Beetlejuice, Batman, Birdman, Jack Frost and Johnny Dangerously. Michael Keaton only does a few movies every so often but the acting treasure has taken up the mantle of McDonald’s pioneer Ray Kroc, the man responsible for aiding and eventually spearheading the fast-food industry into the now multi-conglomerate it is today. Based on a true story, this Oscar-worthy movie is an enjoyable tour de force where the 65-year-old truly shines in a morally questionably role that just really makes you want a McDonalds.
Michael Keaton shines in his role as the protagonist of this film. He starts out as a nobody and turns into a somebody. The arc to his character is a somewhat minefield o understanding due to his drastic character change. He goes from being the humble wheeler-dealer with big ambitions to being a corporation asshole who controls the modern world. Keaton plays along with the wonderful script and fully integrates his performance to accompany a performance that really makes you believe he is Ray Kroc. By the end of the film, you really question whether you hate this character. He breaks up a marriage (even though this isn’t fully shown on-screen but by golly gosh it is heavily implied), he breaks legally binding contracts, lies and cheats his way to cut out the inventors of McDonald’s to sell him the business. The cad even mortgages his home with his first wife in order to try to get the McDonalds brand coast to coast. You question whether the man who brought you the fast food chain we all know and love is actually a man to love. This sort of conflicts the idea that McDonalds is a “family” brand it so claims to be, due to its harmfulness in terms of producing unhealthy products.
The film’s period setting is fantastic. The props and sets are visually stunning and seriously set the scene well. When we the see the early drive-in scene, the way the food is distrusted is almost alien to us as it comes out on a plate and all the novelty fast food package we take for granted today seems like a novelty when we first see it in the movie. The movie felates the golden arched company so much that it is almost difficult to take when the film takes a turn towards the end.
McDonald’s is a company that we all hold dear to our hearts. A fast-food franchise that we’ve all heard of and nearly all been to. I myself have fond memories of late night burgers after work with my colleagues, post-football chicken selects with a smokey BBQ dip after losing every game of knock out or sneaking off during lunch times to the local drive thru for nuggets. This movie allows us to see how our beloved franchise came about. We may love the food but the men behind the food and the story of how it came to our streets is both enlightening and slightly off-putting, knowing that your burger has the blood from someones back stabbing all over it.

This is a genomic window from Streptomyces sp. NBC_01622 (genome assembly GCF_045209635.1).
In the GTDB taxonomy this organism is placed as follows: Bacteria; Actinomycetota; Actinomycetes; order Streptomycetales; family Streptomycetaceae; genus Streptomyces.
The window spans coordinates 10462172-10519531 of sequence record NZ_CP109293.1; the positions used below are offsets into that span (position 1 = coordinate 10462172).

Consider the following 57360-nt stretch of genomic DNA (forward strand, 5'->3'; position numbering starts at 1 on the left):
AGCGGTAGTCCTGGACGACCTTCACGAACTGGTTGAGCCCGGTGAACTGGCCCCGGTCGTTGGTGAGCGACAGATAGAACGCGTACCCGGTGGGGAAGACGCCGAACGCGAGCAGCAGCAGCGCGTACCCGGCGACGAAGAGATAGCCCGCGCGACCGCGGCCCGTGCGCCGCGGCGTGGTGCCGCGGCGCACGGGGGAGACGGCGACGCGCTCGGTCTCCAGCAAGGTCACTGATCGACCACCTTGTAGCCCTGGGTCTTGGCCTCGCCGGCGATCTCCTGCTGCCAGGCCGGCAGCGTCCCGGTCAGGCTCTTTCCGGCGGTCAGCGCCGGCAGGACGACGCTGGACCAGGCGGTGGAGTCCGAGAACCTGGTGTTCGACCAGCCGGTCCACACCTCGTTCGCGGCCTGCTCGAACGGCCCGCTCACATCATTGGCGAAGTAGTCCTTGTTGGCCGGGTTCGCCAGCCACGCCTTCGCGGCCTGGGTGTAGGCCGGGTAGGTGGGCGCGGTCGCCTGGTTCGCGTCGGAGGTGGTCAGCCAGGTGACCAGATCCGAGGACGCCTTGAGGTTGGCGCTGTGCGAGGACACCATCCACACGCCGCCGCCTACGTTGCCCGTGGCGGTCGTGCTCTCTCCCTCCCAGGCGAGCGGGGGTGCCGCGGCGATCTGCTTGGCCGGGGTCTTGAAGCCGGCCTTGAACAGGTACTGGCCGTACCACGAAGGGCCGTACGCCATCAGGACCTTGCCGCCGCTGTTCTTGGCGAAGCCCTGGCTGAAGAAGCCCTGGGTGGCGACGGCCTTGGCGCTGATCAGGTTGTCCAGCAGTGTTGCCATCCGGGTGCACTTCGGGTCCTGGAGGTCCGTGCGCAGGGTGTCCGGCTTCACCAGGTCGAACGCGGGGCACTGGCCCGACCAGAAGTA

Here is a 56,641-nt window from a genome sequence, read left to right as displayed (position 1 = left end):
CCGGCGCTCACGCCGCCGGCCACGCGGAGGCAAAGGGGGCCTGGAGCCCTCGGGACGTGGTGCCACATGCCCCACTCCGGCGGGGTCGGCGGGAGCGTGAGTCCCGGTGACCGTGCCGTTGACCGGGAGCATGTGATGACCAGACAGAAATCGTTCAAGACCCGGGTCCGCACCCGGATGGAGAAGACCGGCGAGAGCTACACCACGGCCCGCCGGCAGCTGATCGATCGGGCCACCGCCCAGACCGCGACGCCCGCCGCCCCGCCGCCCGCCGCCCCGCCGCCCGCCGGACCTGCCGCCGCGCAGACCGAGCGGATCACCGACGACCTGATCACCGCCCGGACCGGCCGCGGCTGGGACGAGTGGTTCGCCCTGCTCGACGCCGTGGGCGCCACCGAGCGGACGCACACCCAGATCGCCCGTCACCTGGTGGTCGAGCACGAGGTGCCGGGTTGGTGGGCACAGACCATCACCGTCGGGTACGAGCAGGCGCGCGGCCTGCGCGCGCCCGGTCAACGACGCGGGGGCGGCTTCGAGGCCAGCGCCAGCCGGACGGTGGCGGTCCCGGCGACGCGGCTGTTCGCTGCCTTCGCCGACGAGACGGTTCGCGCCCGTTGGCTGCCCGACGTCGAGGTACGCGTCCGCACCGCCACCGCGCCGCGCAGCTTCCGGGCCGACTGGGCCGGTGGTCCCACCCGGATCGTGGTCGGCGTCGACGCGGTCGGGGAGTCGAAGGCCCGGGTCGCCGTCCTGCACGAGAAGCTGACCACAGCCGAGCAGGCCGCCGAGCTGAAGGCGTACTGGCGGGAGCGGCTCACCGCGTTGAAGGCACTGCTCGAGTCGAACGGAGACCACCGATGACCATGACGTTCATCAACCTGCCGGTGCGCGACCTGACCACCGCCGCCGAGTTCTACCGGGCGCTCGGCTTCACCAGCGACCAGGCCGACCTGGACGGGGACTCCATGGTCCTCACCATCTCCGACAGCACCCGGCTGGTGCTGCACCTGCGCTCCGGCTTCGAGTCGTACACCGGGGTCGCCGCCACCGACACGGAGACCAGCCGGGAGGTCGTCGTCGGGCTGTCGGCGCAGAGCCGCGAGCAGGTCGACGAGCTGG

Being called “The Founder,” one already gets a sense that this film is an anti-hero attack on a small business story as it’s about Kroc, not the McDonald’s brothers. We empathize with them and really grow to dislike Ray due to his unlikable personality growth. He puts products in their company that really don’t belong, especially as the ‘Instamix’ that Kroc uses to add into his milkshakes plays on modern-day society’s paranoia on what goers into our fast food. With this being said, it would be interesting to see just how much input the McDonalds corporation had in this movie.
The ending was somewhat off. It just abruptly ended. Had it ended on the handshake between the brothers and Kroc, that would have been suffice. However, it continued to allow Keaton to monologue in order to comply with his attempts to finally win an academy award. This film could well be the one. His performance was exemplary. He was a breath of fresh air and made the movie what it is.
Despite a lackluster ending, a somewhat mixed message and a clear advertisement for a fast food chain, The Founder was a thoroughly enjoyable movie. It has Michael Keaton eating, drinking and being an unlikable human being from start to finish and it is quite enjoyable to watch. Keaton is the Golden Arches of this film and it really needs to be seen to be believed. I wouldn’t say it’s as strong a performance as Birdman, but it comes pretty damn close. Oner final thing I will say though: this movie really made me want a Big Mac